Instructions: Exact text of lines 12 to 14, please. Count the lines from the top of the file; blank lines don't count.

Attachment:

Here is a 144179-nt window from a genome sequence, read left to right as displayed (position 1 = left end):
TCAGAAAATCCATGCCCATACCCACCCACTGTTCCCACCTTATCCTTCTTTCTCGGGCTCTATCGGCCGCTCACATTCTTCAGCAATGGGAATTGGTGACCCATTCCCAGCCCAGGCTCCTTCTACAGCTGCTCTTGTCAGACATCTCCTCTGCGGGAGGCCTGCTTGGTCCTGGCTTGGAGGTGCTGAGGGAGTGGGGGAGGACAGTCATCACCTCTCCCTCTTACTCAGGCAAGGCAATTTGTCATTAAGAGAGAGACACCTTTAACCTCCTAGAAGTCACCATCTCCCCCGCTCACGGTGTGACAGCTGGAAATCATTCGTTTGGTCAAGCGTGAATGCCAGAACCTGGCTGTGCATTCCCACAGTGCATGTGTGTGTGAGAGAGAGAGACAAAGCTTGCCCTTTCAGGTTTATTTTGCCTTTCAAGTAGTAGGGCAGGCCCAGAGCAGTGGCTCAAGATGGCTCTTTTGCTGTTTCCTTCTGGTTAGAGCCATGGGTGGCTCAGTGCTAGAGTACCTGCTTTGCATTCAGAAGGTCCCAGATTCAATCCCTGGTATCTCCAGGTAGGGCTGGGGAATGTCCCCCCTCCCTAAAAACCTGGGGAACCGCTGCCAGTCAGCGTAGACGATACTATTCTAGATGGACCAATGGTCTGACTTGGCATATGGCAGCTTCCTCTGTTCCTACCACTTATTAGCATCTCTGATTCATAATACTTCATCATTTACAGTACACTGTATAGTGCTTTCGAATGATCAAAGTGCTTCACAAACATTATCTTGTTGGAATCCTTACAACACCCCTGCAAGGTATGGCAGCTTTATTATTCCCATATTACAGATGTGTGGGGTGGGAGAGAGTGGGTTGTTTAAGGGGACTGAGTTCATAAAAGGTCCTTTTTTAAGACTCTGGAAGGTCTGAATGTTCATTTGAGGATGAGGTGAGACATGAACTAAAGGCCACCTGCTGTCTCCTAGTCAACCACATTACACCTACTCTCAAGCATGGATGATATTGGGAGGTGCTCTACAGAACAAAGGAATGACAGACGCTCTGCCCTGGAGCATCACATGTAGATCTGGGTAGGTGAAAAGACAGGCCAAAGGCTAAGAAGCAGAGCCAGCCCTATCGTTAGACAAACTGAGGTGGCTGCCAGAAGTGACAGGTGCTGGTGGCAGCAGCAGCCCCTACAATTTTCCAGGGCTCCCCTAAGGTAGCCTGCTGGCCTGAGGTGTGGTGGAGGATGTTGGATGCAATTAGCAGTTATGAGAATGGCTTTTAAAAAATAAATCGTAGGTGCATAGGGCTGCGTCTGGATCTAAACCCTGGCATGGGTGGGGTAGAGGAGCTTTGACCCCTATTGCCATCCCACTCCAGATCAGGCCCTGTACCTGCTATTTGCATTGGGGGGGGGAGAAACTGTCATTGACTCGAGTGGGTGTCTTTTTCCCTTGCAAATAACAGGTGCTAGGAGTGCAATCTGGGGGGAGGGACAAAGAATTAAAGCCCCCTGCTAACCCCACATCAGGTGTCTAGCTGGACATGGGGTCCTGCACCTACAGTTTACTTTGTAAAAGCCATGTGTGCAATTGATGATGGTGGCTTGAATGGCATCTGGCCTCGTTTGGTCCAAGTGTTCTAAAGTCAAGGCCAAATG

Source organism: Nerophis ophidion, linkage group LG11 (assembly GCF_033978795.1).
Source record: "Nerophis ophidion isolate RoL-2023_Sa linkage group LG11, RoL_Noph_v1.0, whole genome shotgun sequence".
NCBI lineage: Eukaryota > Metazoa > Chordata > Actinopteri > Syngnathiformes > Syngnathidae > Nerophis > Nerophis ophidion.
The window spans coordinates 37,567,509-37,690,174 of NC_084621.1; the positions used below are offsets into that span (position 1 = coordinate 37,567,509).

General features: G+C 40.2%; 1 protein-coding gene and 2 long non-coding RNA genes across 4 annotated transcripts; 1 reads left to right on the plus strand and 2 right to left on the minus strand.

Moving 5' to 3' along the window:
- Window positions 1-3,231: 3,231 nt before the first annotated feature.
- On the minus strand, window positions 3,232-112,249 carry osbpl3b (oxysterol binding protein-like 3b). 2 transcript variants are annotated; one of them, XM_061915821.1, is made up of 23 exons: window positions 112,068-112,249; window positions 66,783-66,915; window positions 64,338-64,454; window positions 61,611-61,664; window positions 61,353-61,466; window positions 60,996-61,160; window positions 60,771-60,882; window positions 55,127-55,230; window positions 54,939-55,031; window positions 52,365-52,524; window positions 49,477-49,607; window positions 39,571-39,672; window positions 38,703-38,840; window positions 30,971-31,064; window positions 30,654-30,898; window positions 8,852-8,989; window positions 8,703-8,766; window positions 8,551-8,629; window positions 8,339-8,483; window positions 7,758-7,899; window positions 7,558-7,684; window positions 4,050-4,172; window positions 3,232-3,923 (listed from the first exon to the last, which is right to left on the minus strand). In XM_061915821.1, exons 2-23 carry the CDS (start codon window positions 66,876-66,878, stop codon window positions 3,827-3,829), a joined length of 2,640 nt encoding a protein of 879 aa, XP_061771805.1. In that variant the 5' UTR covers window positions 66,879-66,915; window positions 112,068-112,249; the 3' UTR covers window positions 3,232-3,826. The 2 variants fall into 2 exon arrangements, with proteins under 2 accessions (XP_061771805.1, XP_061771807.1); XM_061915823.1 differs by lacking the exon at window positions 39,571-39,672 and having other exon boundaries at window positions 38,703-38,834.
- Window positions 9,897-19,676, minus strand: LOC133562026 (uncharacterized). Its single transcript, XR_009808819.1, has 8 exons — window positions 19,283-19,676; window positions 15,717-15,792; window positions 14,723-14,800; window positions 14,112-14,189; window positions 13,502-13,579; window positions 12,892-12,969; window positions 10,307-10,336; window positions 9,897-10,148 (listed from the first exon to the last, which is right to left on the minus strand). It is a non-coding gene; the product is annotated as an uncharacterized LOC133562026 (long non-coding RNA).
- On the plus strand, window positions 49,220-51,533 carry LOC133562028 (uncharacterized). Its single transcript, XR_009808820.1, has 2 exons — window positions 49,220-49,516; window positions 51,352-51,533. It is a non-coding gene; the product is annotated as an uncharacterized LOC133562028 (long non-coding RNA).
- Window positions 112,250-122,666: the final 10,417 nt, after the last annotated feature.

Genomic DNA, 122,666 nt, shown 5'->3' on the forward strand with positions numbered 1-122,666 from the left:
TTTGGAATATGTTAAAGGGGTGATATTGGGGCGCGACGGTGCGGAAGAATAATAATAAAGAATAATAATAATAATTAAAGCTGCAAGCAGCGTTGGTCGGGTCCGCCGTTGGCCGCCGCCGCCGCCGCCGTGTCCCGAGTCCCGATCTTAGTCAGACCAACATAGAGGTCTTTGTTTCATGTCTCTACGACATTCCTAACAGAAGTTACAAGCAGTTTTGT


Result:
- On the plus strand, window positions 49,220-51,533 carry LOC133562028 (uncharacterized). Its single transcript, XR_009808820.1, has 2 exons — window positions 49,220-49,516; window positions 51,352-51,533. It is a non-coding gene; the product is annotated as an uncharacterized LOC133562028 (long non-coding RNA).
- Window positions 112,250-122,666: the final 10,417 nt, after the last annotated feature.

Genomic DNA, 122,666 nt, shown 5'->3' on the forward strand with positions numbered 1-122,666 from the left: